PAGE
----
Constrained Application Protocol (CoAP) CoRE Working Group Z. Shelby Internet-Draft Sensinode Intended status: Standards Track K. Hartke Expires: December 30, 2013 C. Bormann Universitaet Bremen TZI June 28, 2013 Constrained Application Protocol (CoAP) draft-ietf-core-coap-18 Abstract The Constrained Application Protocol (CoAP) is a specialized web transfer protocol for use with constrained nodes and constrained (e.g., low-power, lossy) networks.

10 free ways to keep track of changes to any website, without an RSS reader Do you need to know about a new product release the minute it happens? Are you watching Amazon price changes like a hawk? Is your F5 key worn out from overuse? You might want to look into some automatic ways to monitor website changes. I know RSS is the trendy way to keep up with new posts on websites -- I use it all the time -- but some sites don't offer RSS feeds, and some people either don't know how to use RSS or don't like it. That's where site monitoring services come in.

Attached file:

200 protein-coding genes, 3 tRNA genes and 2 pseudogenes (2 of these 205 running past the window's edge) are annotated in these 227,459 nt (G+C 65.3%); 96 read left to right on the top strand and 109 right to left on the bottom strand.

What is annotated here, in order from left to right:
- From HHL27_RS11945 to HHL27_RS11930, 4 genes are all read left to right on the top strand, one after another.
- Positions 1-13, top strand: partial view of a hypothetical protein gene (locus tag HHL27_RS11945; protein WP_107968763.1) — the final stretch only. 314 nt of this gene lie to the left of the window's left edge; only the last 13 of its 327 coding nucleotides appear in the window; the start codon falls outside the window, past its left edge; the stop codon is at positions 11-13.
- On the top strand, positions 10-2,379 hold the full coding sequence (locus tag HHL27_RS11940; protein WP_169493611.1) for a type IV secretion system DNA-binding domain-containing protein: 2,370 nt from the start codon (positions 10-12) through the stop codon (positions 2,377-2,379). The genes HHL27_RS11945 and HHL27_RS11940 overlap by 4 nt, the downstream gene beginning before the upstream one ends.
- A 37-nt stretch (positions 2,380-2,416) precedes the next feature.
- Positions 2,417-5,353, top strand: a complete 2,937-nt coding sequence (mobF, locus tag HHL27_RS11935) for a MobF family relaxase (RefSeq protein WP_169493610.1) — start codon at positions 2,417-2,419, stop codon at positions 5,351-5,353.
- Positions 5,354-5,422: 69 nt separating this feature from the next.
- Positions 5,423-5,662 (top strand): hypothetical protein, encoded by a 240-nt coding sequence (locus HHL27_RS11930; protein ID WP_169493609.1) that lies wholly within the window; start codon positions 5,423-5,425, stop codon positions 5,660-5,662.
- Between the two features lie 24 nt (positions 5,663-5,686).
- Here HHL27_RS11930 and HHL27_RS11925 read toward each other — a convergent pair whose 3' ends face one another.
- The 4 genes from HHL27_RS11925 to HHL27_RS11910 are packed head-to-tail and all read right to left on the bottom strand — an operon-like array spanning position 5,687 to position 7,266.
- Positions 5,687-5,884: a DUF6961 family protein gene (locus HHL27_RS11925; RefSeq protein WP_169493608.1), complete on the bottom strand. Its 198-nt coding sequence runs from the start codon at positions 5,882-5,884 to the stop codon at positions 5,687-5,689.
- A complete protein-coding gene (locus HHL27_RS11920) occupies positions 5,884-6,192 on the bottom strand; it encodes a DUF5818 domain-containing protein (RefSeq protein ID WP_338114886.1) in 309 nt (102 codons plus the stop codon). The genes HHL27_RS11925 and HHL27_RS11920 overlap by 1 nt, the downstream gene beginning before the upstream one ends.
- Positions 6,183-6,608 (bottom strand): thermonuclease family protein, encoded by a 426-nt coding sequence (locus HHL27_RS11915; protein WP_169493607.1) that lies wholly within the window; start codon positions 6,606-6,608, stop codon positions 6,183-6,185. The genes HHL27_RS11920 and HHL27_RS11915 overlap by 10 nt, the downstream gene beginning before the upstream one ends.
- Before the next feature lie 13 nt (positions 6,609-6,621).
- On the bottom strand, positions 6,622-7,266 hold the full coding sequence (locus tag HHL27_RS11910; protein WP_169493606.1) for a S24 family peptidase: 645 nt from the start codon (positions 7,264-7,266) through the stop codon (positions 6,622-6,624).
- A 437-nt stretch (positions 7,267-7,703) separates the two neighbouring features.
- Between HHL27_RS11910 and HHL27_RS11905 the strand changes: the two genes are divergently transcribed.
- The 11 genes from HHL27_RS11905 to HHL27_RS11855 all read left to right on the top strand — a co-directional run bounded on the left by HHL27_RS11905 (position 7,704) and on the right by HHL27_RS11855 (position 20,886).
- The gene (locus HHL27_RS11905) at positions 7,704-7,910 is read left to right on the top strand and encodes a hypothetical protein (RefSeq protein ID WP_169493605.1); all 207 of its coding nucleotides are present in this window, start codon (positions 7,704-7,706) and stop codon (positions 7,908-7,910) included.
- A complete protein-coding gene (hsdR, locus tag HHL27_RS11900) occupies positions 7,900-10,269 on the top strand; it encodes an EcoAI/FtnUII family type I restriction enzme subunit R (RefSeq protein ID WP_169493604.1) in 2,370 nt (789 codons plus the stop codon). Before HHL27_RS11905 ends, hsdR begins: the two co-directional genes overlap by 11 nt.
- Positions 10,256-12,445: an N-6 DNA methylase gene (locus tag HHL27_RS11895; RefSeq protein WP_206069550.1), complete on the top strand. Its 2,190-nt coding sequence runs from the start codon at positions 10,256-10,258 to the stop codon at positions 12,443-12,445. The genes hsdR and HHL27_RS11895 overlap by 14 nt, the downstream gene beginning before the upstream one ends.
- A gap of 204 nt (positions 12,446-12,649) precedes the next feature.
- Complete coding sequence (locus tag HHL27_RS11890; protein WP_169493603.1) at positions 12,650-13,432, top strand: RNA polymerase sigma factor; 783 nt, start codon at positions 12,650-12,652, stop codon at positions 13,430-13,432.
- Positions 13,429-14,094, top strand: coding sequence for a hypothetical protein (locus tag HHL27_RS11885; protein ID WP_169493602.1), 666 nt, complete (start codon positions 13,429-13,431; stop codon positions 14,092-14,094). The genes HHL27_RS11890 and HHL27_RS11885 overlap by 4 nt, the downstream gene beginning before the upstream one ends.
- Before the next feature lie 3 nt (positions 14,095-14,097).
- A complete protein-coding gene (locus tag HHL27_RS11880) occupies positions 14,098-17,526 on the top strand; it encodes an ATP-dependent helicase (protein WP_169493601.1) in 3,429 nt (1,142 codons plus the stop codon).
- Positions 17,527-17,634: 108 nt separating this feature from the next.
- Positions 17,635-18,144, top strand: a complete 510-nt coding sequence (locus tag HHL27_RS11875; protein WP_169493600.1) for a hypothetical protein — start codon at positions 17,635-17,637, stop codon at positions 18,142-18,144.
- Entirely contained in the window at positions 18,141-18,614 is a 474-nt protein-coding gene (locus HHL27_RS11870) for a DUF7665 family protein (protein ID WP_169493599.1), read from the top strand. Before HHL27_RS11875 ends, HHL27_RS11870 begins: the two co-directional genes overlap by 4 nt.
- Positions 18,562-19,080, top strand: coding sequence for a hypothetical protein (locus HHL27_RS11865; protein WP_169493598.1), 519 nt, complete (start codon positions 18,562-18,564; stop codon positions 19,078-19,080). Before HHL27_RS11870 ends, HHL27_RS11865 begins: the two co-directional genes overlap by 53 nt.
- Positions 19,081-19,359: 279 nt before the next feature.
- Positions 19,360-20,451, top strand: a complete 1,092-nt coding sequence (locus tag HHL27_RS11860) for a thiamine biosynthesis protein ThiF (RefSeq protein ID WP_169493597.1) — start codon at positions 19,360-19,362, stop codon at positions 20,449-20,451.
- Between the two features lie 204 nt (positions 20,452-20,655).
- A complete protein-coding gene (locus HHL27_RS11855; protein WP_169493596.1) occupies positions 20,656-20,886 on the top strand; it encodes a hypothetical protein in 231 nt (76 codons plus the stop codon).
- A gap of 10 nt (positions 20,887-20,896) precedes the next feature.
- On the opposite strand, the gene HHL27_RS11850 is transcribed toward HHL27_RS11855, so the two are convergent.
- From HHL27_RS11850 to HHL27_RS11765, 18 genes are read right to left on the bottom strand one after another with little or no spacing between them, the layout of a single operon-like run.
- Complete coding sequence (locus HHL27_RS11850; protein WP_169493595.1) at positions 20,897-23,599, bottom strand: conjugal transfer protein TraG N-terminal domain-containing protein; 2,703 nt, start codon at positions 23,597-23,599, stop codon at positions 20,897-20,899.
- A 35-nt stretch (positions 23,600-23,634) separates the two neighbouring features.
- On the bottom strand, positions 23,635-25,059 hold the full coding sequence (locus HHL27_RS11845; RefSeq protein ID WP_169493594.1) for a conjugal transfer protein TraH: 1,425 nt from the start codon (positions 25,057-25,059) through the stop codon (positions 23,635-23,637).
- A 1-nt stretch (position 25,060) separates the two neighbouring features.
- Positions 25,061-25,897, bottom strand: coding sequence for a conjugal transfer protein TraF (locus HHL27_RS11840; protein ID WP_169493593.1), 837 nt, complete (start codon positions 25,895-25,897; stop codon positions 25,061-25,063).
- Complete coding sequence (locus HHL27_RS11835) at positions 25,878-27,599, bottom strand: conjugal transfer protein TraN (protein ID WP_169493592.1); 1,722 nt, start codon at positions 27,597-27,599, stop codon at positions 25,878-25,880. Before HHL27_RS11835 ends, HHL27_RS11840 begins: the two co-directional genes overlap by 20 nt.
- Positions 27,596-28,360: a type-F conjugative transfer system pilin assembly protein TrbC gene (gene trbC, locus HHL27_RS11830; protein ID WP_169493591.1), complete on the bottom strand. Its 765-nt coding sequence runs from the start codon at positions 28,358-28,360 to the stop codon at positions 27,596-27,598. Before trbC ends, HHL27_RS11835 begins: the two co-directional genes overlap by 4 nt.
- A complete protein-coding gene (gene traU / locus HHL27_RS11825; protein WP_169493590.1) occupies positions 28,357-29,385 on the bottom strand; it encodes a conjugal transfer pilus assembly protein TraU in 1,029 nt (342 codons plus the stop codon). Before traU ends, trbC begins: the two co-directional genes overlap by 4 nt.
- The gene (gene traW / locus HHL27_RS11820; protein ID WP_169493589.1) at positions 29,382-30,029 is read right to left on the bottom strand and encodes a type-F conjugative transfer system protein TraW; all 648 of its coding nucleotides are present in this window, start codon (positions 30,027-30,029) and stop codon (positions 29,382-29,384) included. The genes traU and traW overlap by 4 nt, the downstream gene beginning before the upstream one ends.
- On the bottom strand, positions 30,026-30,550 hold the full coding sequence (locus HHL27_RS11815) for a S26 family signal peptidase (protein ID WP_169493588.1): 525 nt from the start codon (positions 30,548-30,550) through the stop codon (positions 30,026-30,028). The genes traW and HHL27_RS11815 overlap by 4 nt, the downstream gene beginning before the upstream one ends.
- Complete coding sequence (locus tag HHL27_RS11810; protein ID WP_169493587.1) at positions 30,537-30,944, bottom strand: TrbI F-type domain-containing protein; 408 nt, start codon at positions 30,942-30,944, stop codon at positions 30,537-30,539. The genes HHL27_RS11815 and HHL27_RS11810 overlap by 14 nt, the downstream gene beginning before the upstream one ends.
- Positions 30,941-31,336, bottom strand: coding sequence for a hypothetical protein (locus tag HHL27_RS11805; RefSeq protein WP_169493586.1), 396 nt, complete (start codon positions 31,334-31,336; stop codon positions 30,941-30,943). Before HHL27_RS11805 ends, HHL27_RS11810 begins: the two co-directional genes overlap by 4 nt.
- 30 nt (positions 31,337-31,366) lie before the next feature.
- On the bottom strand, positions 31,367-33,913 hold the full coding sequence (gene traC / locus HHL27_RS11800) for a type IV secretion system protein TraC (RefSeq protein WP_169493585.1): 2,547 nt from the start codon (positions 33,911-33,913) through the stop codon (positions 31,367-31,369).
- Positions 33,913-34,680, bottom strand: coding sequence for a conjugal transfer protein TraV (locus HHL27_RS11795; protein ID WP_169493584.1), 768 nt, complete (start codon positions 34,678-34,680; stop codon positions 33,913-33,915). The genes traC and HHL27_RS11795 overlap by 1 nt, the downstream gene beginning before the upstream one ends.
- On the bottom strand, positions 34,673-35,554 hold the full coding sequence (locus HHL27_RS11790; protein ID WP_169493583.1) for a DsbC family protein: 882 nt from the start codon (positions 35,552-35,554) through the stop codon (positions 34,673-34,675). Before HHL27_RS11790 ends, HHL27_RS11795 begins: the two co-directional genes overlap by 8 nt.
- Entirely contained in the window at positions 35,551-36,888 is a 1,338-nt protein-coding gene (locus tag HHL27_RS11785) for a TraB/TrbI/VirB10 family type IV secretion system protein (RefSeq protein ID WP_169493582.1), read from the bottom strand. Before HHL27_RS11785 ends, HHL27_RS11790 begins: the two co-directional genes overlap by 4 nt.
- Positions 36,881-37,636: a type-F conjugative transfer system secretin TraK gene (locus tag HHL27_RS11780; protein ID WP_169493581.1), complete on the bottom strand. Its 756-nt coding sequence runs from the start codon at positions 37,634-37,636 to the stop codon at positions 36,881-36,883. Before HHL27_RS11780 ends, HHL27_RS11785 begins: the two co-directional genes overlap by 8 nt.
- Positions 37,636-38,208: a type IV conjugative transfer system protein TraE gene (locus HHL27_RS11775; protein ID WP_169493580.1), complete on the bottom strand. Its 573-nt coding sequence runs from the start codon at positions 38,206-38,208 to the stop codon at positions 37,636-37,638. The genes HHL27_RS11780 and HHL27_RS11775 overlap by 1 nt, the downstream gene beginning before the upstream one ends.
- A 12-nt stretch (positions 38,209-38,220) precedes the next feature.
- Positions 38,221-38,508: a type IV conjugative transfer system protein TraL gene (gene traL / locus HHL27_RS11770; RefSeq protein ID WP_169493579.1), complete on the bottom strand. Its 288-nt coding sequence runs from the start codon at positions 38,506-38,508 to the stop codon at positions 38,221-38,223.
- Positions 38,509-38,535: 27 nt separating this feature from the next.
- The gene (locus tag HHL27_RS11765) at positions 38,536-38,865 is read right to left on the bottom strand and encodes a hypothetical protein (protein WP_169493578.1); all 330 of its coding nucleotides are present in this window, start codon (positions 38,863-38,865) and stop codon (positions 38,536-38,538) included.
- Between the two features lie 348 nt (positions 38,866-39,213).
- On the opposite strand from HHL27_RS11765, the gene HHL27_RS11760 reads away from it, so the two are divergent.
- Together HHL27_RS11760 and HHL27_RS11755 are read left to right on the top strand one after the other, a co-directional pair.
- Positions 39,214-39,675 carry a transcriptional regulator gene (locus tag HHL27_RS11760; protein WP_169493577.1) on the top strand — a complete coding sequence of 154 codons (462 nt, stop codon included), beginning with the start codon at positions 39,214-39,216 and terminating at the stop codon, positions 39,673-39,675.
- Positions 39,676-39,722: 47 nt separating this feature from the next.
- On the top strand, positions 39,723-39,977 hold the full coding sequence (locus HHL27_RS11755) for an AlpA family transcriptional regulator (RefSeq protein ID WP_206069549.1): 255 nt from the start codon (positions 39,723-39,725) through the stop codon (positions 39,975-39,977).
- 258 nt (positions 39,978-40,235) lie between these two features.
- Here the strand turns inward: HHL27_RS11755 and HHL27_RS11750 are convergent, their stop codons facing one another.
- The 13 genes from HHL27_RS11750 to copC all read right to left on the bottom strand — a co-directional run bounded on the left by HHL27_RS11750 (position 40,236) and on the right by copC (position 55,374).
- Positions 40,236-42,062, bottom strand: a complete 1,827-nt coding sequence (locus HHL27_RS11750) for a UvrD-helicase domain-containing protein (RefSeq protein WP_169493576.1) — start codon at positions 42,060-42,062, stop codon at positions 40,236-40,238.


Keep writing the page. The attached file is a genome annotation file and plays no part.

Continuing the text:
Synaptic Web Stay updated about the Synaptic Web on Twitter via @SynapticWeb The Synaptic Web By Khris Loux, Eric Blantz, Chris Saad and you... The Internet is constantly evolving. Formulas for fair, reasonable and non-discriminatory royalty determination Salant, David J (2007): Formulas for fair, reasonable and non-discriminatory royalty determination. Forthcoming in: This paper takes an axiomatic approach to determining “Fair, Reasonable, and Non-Discriminatory” (“FRAND”) royalties for intellectual property (“IP”) rights. Drawing on the extensive game theory literature on “surplus sharing/cost sharing” problems, I describe specific formulas for determining license fees that can be derived from basic fairness principles. In particular, I describe the Shapley Value, the Proportional Sharing Rule and the Nucleolus.